Last updated on 31 July 2011
Bisphenol-A , or BPA, is a chemical used to make hard plastics. It is used in all sorts of products, from car headlights to food containers. It's also used in the coating inside food cans, to stop metal getting into the food.
Very small amounts of BPA can transfer from packaging into food and drinks, but these levels of exposure are not considered to be harmful. Independent experts have worked out how much BPA we can consume every day over a lifetime without coming to any harm, and the amount people actually absorb from all food and drink is significantly below this level.
Independent studies have shown that, even when consumed at high levels, BPA is rapidly absorbed, detoxified, and eliminated from humans and, therefore, is not a health concern.
For more information read the EFSA Opinion on BPA at the link below.
The levels of Bisphenol-A found in food from food contact materials are not a concern to health. However, there have been claims that BPA could be one of a large number of substances that may have the potential to interact with our hormone systems, also referred to as 'endocrine disrupters'.
Although there is evidence that some wildlife species have been affected by coming into contact with endocrine disrupters, there is still no conclusive evidence of a link between harmful effects on human reproductive health and exposure to these chemicals.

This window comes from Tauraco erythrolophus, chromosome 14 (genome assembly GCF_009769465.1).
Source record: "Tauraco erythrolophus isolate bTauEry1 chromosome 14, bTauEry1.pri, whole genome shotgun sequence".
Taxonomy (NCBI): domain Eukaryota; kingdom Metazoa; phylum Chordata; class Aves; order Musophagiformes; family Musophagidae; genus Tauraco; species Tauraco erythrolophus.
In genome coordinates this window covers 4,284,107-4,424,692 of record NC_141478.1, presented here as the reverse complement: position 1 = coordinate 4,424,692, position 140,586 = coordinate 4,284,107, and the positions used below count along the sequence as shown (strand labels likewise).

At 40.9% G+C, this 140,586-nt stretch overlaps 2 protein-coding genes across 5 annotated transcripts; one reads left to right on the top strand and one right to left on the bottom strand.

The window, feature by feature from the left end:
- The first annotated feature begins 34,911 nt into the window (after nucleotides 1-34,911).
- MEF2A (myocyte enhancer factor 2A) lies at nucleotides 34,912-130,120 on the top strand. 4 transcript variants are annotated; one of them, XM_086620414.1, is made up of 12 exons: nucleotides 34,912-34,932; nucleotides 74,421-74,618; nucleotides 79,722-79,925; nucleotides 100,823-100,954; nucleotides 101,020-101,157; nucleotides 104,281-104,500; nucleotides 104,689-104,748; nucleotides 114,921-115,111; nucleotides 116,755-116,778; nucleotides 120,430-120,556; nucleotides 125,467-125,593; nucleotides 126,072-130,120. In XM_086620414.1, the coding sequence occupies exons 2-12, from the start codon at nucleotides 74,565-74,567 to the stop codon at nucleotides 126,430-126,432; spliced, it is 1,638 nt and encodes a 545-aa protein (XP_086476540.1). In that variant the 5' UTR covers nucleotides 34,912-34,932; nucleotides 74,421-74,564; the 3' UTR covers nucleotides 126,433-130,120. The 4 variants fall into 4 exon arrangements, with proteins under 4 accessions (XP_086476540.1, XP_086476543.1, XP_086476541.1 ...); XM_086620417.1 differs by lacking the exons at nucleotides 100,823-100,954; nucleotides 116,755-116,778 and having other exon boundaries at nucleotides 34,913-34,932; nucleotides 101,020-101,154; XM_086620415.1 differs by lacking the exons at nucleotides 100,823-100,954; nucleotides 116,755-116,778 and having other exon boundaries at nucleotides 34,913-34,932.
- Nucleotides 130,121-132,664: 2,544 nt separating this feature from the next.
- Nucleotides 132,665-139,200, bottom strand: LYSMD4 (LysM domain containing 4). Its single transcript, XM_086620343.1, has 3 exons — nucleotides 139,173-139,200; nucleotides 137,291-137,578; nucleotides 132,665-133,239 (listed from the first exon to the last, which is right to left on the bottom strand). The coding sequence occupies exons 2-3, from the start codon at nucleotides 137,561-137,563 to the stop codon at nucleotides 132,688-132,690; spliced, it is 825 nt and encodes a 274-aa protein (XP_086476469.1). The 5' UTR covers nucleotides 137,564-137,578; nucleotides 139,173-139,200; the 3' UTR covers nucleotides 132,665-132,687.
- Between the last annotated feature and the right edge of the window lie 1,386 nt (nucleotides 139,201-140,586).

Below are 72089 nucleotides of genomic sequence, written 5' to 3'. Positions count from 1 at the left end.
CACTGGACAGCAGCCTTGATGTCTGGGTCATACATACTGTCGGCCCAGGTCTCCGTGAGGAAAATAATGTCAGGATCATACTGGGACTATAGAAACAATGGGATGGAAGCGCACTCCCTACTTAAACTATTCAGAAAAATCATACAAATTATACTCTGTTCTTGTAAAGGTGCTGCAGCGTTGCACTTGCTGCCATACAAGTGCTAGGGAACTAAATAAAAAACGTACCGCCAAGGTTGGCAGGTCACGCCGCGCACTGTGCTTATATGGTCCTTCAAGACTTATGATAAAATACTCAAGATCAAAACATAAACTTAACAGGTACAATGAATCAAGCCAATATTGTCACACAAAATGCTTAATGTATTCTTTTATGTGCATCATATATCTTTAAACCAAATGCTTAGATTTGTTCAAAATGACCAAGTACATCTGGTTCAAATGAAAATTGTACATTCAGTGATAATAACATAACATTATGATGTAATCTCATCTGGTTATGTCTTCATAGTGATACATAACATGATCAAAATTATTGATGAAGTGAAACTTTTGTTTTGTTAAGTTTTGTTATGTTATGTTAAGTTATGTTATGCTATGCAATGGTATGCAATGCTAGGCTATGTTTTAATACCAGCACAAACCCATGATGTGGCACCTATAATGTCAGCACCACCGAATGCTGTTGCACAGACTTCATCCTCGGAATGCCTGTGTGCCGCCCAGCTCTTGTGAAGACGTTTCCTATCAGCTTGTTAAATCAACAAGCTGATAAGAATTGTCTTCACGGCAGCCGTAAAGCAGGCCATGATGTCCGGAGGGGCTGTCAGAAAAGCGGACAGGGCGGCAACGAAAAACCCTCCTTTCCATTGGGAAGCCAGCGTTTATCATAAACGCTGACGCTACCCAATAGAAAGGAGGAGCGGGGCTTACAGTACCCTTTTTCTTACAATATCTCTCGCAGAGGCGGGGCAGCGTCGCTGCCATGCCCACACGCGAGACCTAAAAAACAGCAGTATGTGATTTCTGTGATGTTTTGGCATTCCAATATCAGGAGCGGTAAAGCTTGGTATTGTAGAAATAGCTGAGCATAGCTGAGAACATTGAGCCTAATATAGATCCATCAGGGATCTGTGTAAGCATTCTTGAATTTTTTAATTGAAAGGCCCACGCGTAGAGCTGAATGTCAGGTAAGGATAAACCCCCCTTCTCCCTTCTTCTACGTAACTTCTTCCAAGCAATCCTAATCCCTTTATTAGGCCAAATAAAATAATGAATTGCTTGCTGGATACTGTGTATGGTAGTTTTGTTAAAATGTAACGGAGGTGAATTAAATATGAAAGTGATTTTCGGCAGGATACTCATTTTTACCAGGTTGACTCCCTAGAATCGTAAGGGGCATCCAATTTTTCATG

Research is still going on to establish whether or not bisphenol-A has this effect in humans. However, well-conducted studies have shown that bisphenol-A in food is not a health concern.
Yes. The European Framework Regulation (EC) No. 1935/2004 on Materials and Articles Intended to come into Contact with Foodstuffs lays down the general safety requirements for all materials and articles. These regulations require that materials and articles containing BPA, such as some can coatings, do not make food harmful. The regulations also make sure that they do not change the nature, substance or quality of the food.
The Plastic Materials and Articles in Contact with Food (England) Regulations 2009 permit the use of BPA in the manufacture of plastic materials and articles intended to come into contact with food, provided that no more than 0.6 mg/kg migrates into the food.
I have read about some people's concerns about BPA in the press. Does the Agency share these concerns?
The Agency has met with representatives from Breast Cancer UK and the Cancer Prevention and Education Society to discuss their concerns around the use of BPA. The Agency's Head of Chemical Risk Assessment, Dr Diane Benford, described the Agency’s position on this matter and this is outlined in the document below.
Food Contact Materials Unit
Food Standards Agency
London WC2B 6NH
Tel: 020 7276 8548
Fax: 020 7276 8446